The Guardian has issued new social media guidelines warning that staff who engage in public slanging matches with each other on Twitter could face disciplinary action.
It has also warned staff against airing opinions on social media, scooping The Guardian website and “strongly encouraged” them to delete old posts.
The new guidelines follow various high-profile spats involving Guardian writers, including Owen Jones who recently took to the platform to deny bullying a fellow staff member.
It is completely and utterly untrue that I was found guilty of bullying anyone at The Guardian.
— Owen Jones (@OwenJones84) April 13, 2022
However, The Guardian said the guidelines revision process has been ongoing for a year and they are not a response to any one incident.
The Jones bullying allegation followed a tweet on 3 October in which he said: “Watching the horror of the Sarah Everard murder being derailed to further stigmatise and attack trans people is frankly beyond belief.
“To those responsible: do you know the damage and hurt you’re inflicting particularly on young, scared trans people? Do you even care?”
He explained: “On that day, an Observer writer wrote an article linking the murder of Sarah Everard to the issue of trans rights…”
He added: “The writer launched a complaint against all Guardian staff members and contributors who publicly criticised the linking of Sarah Everard’s murder to trans rights.
“The bullying complaint was not upheld. Instead we were all told we’d violated Guardian social media guidelines on criticising, even indirectly, our colleagues.”
Jones said he had been attacked “dozens of times” by colleagues on Twitter, in print and in right-wing media outlets.
The new Guardian social media guidelines follow extensive consultation with staff and are the first time they have been updated since 2018.
A new role will also be created in the managing editor’s office “that includes responsibility for social media, so that GNM journalists and editors have somebody to talk to for expert advice and support, including on abuse or harassment when needed”.
Guardian editor in chief Katharine Viner said: “While there are many benefits to social media – sharing stories, for monitoring, newsgathering or finding sources – journalists around the world also increasingly face new and different types of threats online. The aim of GNM’s updated guidelines is to ensure all our staff and contributors use social media in a responsible way and that they feel safe and supported if they choose to use social media.”
Guardian social media guidelines: Key updates
‘Personal’ social media accounts carry big responsibilities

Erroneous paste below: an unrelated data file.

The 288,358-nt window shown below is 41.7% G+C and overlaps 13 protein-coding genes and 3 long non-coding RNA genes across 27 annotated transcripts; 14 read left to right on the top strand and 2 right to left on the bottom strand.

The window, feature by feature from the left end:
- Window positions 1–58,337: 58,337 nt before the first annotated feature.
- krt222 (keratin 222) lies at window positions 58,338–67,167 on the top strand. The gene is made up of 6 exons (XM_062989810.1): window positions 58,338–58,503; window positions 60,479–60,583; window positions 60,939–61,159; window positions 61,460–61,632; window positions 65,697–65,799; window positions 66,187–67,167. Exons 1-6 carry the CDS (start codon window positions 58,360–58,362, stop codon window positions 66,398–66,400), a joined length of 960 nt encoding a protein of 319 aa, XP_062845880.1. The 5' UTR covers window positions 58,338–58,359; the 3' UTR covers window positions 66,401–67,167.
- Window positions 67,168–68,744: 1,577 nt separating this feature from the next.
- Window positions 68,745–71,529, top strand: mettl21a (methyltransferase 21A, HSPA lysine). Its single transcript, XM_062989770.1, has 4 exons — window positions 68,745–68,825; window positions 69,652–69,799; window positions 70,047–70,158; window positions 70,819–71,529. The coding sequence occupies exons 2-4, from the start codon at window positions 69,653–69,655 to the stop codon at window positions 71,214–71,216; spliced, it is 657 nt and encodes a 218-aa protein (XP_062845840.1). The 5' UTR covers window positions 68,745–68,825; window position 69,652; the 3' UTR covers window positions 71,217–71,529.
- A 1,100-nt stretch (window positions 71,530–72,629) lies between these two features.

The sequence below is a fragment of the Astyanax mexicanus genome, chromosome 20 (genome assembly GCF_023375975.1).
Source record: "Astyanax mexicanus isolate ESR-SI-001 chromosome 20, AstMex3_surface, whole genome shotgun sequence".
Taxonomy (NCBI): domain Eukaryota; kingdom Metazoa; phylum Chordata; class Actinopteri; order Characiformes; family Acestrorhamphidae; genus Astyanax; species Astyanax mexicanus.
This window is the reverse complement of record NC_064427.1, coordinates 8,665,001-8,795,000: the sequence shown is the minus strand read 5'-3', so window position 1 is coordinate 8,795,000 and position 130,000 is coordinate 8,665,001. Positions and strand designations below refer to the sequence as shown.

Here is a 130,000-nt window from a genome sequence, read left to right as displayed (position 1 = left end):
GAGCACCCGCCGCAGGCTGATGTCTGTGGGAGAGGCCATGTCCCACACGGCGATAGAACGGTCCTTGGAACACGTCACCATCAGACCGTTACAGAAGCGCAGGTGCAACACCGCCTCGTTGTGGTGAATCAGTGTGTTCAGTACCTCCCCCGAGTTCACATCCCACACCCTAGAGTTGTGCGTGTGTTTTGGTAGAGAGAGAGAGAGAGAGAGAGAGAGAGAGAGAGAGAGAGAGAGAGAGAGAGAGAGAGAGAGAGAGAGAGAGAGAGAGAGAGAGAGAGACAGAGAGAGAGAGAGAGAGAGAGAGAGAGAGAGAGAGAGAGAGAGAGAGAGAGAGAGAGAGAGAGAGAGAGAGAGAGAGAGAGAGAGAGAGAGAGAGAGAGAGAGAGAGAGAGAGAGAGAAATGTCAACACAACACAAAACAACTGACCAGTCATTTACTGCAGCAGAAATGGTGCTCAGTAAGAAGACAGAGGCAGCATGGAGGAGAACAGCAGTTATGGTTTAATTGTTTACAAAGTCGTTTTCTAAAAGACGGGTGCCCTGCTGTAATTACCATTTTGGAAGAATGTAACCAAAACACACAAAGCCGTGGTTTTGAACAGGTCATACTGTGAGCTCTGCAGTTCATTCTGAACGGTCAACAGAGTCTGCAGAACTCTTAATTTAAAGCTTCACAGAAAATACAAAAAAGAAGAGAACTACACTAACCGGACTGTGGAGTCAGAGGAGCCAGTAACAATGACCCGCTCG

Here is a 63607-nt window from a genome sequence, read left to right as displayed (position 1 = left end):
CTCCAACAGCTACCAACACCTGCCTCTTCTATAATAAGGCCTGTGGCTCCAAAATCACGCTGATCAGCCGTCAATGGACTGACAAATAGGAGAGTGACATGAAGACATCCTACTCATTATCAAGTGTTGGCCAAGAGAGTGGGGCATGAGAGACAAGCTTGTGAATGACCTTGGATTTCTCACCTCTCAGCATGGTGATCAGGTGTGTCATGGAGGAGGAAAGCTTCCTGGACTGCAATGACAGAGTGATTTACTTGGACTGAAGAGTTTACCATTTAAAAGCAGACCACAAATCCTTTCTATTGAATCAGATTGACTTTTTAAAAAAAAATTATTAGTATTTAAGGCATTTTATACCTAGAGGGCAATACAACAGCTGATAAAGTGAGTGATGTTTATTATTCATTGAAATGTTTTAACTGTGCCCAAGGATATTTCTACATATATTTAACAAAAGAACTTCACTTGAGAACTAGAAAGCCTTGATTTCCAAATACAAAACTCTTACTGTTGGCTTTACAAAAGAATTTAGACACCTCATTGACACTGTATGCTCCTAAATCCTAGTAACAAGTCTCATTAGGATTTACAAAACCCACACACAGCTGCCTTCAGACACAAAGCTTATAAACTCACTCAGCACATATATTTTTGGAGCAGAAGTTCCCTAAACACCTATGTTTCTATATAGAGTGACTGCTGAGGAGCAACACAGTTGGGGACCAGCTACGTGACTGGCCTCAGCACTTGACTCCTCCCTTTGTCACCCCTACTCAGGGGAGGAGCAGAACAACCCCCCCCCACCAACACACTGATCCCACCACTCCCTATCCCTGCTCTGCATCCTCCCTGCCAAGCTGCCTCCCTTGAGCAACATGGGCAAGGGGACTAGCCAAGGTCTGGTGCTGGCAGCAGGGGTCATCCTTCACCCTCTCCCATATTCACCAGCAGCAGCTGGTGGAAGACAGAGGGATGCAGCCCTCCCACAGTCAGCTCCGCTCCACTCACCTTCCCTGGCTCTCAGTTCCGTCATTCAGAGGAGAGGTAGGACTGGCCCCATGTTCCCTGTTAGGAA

“Personal social media accounts are personal and we do not own them. But always remember that if you are associated with GNM then everything you post, like or link to on social media – regardless of the platform – can easily become public and on the record, and may be seen as representing an official GNM position, even if that is not your intention. Your role working for GNM, in whatever capacity, comes with considerable responsibilities on social media.”
It’s not obligatory to be on Twitter
“Most staff can do their jobs extremely well using social media either occasionally, such as to share Guardian and Observer stories; for monitoring (‘listen-only’ mode); newsgathering/finding sources; or not at all. You are not expected to have a presence or a following on social media.”
Airing personal options can harm your reputation as a journalist
“The Guardian and the Observer are renowned for fair and accurate reporting, and being trusted matters. Editorial colleagues – particularly those working in news – should remain especially mindful of blurring fact and opinion when using social media.
“Be aware that expressing partisan, party-political or strong opinions on social media can damage the Guardian’s reputation for fair and fact-based reporting, and your own reputation as a journalist. The same applies to likes and retweets.”
Never criticise colleagues on social media
“GNM encourages open debate about issues that are important to our staff. However, it is never acceptable to criticise colleagues on social media either directly or indirectly, eg through subtweets.
“We strongly discourage the use of social media to air any form of internal disputes with colleagues or contributors, or with GNM. This is a serious matter. Always address problems or disagreements offline. If a staff member attacks a colleague on social media, they may be subject to our disciplinary procedures.
“Freelancers on contract who abuse colleagues may be in breach of their contracts, while occasional freelancers may see future opportunities with GNM impacted.”
Don’t use Twitter to scoop your own site
“Remember, as a journalist your job is to break news for GNM, on GNM’s platform, not on social media.
“Only tweet breaking news if the news editor is happy for you to do that, rather than report it for the website.
“We strongly encourage staff to regularly delete historical tweets and other social posts. We recommend using the Tweetdelete service to do this. The cost of this can be expensed.”
Telegraph cartoonist Bob Moran was fired in October 2021 for airing controversial views on Twitter about the wearing of face masks on public transport.
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